Minister has thrown in the towel on teacher recruitment and retention crisis
The teacher recruitment and retention crisis is ensuring that schools are barely able to cope, ASTI General Secretary Kieran Christie has said today.
Hundreds of unfilled post-primary teaching posts are advertised on the education recruitment website educationposts.ie. every week.
This confirms the extent of the recruitment and retention crisis in our schools and is in keeping with the findings of a RED C/ ASTI survey published last year. In that survey, three-quarters of school leaders reported they had received no applications for an advertised teaching post and that there were unfilled teaching vacancies in almost half of all second-level schools.
The ASTI has learned that, contrary to what was previously understood, the Minister for Education has not sought any funding from the Department of Public Expenditure and Reform to induce teachers back from countries such as the United Arab Emirates, whereby upon return, they currently must recommence their careers in Ireland at the bottom of the teachers’ pay scale, irrespective of their experience. The ASTI has long advocated for a scheme to be introduced to accommodate those who have returned and/or would return by recognition of their teaching service abroad. Currently, no incremental credit is provided for such service, as happens when teachers return from teaching in EU schools for instance.
This position, in addition to the Minister’s failure to address the fact that such teachers are normally obliged to return to part-time or fixed-term positions, often for years after their return, exacerbates the problem.
In addition, the ASTI has argued that the current arrangement whereby a graduate must undertake a two-year Professional Master of Education course to qualify as a post-primary teacher is too long, and is a luxury we cannot afford in a time of crisis. The ASTI has argued for a return to a one-year post graduate qualification which would significantly address the problem. The Department of Education confirmed at a recent event organised by the Teaching Council that no consideration of such a move is taking place.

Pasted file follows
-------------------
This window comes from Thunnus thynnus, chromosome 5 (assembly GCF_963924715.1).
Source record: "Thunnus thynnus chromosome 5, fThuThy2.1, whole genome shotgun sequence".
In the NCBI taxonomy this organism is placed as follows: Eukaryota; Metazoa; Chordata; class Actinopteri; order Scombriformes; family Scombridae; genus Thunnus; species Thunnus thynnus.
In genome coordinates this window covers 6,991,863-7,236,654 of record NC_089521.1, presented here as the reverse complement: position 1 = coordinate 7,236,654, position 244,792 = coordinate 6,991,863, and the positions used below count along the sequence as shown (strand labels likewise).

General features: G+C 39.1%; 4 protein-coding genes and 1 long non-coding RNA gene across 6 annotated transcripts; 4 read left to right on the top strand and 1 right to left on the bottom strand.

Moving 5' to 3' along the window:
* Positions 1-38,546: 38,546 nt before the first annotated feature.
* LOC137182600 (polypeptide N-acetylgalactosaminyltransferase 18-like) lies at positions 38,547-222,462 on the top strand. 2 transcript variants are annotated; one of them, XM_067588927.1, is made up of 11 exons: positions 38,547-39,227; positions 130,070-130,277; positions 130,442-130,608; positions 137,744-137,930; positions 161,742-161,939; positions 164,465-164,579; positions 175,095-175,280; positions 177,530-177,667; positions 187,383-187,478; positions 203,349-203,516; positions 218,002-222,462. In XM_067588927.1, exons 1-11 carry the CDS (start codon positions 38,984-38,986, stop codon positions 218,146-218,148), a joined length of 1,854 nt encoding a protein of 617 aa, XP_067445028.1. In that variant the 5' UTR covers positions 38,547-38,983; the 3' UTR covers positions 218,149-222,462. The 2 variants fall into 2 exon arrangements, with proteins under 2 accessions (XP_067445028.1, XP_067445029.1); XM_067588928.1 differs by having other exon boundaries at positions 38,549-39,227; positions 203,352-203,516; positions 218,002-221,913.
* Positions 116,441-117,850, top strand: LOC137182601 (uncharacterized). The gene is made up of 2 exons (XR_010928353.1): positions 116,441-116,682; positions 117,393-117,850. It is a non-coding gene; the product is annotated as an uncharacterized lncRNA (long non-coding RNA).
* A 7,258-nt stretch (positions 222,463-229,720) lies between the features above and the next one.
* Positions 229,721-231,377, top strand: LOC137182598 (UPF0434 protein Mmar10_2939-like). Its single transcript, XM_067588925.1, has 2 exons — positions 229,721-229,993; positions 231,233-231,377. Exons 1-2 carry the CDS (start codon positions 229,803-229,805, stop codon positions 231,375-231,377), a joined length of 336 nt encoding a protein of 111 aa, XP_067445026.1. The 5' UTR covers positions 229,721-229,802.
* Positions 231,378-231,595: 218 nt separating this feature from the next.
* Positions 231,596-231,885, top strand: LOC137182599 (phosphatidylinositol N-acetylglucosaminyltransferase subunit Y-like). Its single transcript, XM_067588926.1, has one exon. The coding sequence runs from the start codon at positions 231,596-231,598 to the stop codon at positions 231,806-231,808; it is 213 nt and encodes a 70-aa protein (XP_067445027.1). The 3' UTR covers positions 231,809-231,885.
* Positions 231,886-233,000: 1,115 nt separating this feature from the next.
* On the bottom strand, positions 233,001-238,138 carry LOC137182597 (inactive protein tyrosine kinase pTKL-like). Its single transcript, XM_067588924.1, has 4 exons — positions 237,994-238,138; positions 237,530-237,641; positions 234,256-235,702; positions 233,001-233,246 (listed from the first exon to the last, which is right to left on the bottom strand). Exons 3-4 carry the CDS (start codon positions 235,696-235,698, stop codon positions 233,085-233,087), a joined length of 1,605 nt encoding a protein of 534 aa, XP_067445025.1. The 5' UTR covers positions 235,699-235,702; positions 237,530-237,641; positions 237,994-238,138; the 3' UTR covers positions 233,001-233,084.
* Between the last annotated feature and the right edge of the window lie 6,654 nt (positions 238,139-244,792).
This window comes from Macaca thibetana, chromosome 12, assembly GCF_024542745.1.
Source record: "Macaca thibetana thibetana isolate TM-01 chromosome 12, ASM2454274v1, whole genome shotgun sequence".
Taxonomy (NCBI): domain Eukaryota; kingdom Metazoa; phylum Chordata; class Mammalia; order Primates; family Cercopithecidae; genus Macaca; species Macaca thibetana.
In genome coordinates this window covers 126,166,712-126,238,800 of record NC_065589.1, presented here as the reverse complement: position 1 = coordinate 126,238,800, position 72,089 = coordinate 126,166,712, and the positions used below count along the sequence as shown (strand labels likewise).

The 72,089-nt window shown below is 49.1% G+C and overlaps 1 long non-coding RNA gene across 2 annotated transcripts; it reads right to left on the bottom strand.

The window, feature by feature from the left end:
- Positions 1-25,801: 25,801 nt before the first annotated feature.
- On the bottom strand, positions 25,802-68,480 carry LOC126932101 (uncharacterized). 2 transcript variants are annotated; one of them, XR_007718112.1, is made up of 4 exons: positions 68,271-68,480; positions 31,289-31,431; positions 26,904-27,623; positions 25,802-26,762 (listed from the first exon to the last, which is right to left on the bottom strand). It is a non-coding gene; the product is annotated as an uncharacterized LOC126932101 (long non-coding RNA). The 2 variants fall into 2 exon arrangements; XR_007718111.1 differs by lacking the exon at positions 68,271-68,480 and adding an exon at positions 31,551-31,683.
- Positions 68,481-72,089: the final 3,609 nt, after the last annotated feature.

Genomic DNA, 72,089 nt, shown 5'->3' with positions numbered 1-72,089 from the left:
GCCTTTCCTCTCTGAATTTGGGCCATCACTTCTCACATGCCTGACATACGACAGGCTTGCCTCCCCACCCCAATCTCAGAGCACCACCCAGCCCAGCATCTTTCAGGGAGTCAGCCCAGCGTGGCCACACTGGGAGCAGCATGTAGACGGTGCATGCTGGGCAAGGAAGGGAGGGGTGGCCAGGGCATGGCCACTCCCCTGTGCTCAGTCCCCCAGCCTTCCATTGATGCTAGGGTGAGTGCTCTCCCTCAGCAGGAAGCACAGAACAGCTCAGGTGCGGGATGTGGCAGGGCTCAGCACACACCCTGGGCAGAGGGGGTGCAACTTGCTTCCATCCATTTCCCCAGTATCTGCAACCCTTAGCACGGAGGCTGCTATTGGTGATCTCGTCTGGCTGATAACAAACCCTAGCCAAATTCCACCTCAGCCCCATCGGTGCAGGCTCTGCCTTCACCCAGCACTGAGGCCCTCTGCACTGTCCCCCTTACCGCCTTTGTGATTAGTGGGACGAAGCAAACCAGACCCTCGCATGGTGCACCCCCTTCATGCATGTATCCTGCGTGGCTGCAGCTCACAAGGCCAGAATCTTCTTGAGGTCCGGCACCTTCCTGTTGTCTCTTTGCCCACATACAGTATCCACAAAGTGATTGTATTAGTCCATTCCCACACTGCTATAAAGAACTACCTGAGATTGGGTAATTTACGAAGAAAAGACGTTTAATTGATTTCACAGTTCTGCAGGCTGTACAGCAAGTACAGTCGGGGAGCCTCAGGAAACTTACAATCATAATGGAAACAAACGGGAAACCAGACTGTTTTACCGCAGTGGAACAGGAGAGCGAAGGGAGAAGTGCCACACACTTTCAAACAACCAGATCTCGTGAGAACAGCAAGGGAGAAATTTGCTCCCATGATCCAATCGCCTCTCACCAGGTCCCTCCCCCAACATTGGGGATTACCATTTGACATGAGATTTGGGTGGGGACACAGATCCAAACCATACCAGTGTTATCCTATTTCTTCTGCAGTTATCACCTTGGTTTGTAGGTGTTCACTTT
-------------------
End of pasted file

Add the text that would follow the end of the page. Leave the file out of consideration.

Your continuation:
We have been told that more than 30 separate measures have been implemented to seek to address the crisis. They obviously have not worked and have barely impacted a problem that continues to get worse.
Kieran Christie, ASTI General Secretary, said:
“The refusal of the Minister for Education to seek the necessary funds to address the problems associated with incremental credit for some teachers returning to Irish schools is an abject failure. Her determination to maintain the extraordinary casualisation of teachers’ employment status in their early years coupled with an excessive length of pre-teacher training for graduates demonstrates a Minister with neither the political will or wherewithal to properly tackle the problem. What is required is the Minister to change her course and take meaningful measures that will restore and enhance the attractiveness of teaching as a profession in Ireland”.
Mr Christie, further stated:
“The Minister, by seeking to lure teachers to return from other countries on the promise of part-time or fixed-term positions and to be placed on the first point of the teachers’ incremental pay scale, is failing the schools and the students in our schools. This must change whereby, subject to satisfactory probation, permanent appointments are made available and successful applicants are placed on a point on the teachers’ pay scale that properly reflects their experience.
“The impacts of this situation remain very real. Schools continue to be forced to reassign Special Education Needs teachers to mainstream classes. Almost a fifth of schools have been forced to remove a subject/subjects from the curriculum.
“The minimalist approach to the problem must stop”.”